Battlepanda: Relativism vs. Absolutism


Always trying to figure things out with the minimum of bullshit and the maximum of belligerence.

Tuesday, April 26, 2005

Relativism vs. Absolutism

Unfortunately, both the term "moral relativism" and the term "moral absolutism" has picked up their fair share of unfair connotations. But since I am just a simple panda who isn't even quite sure what 'epistemology' means, let just keep to the very basic definition of those two terms in this discussion: Those who believe in an absolute morality are moral absolutists. Those who don't believe in an absolute morality are moral relativists.

My previous post in which I compared moral absolutism to Santa Claus and God has sparked quite a bit of disagreement, and not a few misunderstandings.

According to David from The Debate Link:
Other people [note: That'll be me] have written that any moral standard (situational or no) is necessarily arbitrary and unprovable, no matter how much we may "want" or "need" it. This might or might not be true, but it is irrelevant. We have to live some way, even if living means, as Max Weber put it, committing ourselves to "warring Gods and Demons" without any solace or hope that our choice can be "justified" in the abstract, metaphysical sense of the term.
I might have inadvertantly given the impression that I reject the existance of all morality. Or that my objection to absolute morality is an abstract one with no real-life ramifications. This cannot be any further from my intentions! I think that morality is an essential human construct that allows us to live together, to function as societal units large and small. But like all human constructs, it must necessarily change as human society changes. I don't think you can get any more pragmatic than that.

The Ethical Werewolf posits that I'm not a moral relativist, but an error theorist:
[T]he error theorist also thinks that the property of being morally right is absent from our world, just as the property of being Santa Claus is absent. This is why it's called error theory -- you hold that everyone who makes positive moral claims is in error. Battlepanda is an error theorist about Santa Claus and God, and maybe she should call herself an error theorist about morality as well.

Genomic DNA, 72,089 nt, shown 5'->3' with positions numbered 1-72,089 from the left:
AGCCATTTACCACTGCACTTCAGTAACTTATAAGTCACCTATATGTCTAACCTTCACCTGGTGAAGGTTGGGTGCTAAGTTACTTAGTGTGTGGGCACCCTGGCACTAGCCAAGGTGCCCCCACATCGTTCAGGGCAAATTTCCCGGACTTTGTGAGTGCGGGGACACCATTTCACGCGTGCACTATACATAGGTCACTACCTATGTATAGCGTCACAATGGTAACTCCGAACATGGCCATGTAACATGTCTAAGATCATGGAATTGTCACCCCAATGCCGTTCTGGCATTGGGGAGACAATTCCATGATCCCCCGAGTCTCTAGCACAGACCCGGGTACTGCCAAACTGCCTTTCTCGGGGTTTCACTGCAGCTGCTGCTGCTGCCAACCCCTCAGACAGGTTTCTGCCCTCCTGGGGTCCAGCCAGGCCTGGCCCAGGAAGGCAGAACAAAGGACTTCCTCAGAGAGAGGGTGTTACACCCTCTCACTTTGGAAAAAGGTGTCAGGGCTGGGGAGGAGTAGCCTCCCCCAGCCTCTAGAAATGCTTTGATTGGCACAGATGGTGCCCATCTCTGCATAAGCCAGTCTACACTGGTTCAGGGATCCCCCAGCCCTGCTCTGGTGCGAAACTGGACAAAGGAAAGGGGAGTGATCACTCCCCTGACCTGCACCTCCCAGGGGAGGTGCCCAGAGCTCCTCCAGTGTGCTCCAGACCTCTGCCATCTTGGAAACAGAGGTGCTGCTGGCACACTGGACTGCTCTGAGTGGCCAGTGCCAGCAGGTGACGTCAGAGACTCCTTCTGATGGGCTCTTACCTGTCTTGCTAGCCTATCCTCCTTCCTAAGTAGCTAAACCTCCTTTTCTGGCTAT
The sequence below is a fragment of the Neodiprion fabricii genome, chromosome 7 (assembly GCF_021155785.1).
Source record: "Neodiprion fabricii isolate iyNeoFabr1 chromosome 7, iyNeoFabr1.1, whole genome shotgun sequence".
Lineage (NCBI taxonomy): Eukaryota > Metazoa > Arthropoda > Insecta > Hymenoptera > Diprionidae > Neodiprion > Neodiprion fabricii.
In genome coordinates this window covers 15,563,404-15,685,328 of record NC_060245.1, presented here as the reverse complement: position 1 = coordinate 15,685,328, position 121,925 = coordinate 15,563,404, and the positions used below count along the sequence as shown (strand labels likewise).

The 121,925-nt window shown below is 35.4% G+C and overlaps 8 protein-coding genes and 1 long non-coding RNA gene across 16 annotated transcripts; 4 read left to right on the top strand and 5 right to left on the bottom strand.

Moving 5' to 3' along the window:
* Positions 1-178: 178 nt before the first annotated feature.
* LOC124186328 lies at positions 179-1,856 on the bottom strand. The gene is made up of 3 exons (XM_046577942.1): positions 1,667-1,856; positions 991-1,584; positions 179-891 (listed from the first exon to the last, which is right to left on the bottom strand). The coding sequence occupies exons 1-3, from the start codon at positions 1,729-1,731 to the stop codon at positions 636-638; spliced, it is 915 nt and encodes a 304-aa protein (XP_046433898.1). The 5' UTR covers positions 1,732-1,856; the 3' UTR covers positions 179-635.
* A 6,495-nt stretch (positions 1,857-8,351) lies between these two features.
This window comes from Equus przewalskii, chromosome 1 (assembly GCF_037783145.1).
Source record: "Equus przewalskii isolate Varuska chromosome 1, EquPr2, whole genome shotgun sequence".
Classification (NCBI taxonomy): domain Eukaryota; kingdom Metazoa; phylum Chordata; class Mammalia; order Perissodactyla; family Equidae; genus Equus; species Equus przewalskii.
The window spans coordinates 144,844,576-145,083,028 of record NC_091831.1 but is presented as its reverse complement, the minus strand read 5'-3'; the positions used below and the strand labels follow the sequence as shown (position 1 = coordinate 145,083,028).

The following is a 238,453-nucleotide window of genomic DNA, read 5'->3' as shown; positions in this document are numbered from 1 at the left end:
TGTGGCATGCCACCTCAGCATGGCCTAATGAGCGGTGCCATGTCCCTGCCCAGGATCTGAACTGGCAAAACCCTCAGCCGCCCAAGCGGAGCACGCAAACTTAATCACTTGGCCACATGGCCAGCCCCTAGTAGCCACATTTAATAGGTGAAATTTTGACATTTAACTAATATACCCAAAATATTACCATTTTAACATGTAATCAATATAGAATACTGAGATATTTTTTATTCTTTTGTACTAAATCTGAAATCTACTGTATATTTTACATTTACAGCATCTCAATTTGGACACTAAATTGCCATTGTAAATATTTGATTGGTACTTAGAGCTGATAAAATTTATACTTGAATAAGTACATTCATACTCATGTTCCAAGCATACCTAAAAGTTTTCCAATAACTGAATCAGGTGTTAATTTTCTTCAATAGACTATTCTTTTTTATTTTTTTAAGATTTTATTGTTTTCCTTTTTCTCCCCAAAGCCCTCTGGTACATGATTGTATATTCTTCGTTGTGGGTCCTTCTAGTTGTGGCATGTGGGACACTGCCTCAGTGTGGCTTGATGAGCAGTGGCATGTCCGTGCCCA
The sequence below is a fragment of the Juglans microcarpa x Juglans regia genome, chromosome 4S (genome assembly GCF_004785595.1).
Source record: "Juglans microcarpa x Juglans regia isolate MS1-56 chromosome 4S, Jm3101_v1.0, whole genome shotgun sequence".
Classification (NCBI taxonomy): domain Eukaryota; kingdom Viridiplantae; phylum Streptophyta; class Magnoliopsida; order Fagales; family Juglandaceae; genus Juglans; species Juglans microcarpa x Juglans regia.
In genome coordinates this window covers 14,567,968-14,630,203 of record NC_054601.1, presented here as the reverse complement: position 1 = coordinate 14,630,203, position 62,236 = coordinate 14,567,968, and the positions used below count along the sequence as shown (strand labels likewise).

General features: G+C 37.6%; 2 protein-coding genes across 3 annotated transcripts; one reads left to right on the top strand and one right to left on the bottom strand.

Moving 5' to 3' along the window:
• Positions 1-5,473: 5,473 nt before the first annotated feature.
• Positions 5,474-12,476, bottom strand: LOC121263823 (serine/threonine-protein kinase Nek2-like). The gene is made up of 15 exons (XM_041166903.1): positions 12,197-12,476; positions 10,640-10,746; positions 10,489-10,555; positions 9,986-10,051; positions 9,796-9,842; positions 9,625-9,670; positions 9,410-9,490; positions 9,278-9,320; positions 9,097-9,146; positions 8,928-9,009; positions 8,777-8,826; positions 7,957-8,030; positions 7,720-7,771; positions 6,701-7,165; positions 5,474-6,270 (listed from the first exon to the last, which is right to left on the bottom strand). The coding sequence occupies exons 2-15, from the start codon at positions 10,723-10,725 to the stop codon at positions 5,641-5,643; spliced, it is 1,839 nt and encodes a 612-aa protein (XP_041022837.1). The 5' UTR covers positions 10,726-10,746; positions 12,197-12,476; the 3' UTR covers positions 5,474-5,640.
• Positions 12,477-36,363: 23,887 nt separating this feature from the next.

Well, it depends on what we define as morality. I define morality as any system of judging right and wrong that stems from our values. Our values, in turn, are formed by various biological, social and environmental circumstances. I find no contradiction in being a (mostly) moral person with strong values and yet rejecting the thesis that somewhere in the ether there exists the gold standard of morality disconnected from any human society yet applicable to all.

More from the Werewolf:
I just think we have a special way of knowing that pleasure is good and pain is bad, which gets us around problems in moral epistemology that trouble other ethical theories. Were it not for this, I'd be one of the few error theorists in today's philosophy world. As things stand, I'm one of the few Benthamite utilitarians.
I also heard this argument echoed in the comments. This line of thinking posits that our justification for an absolute morality comes from the hard-to-argue-with fact that pleasure is good and pain is bad. This line of reasoning takes you to utilitarianism. Yet I've always thought that utilitarianism is antithetical to most moral absolutists. What gives?

A couple of commenters asked me how I can fail to acknowledge that genocide, slavery, the raping of mothers and the torturing of babies must be universally wrong. Well, you know who has moral absolutism in spades? Mao, Hitler, Stalin, and Pol Pot. How about if we drop the point scoring by resorting to emotional appeals and engage with the argument rationally instead? For the record, if anybody starts any mother-raping or baby-torturing, I will be outraged with the best of them. I don't need to check that my values are sturdily absolute before I act.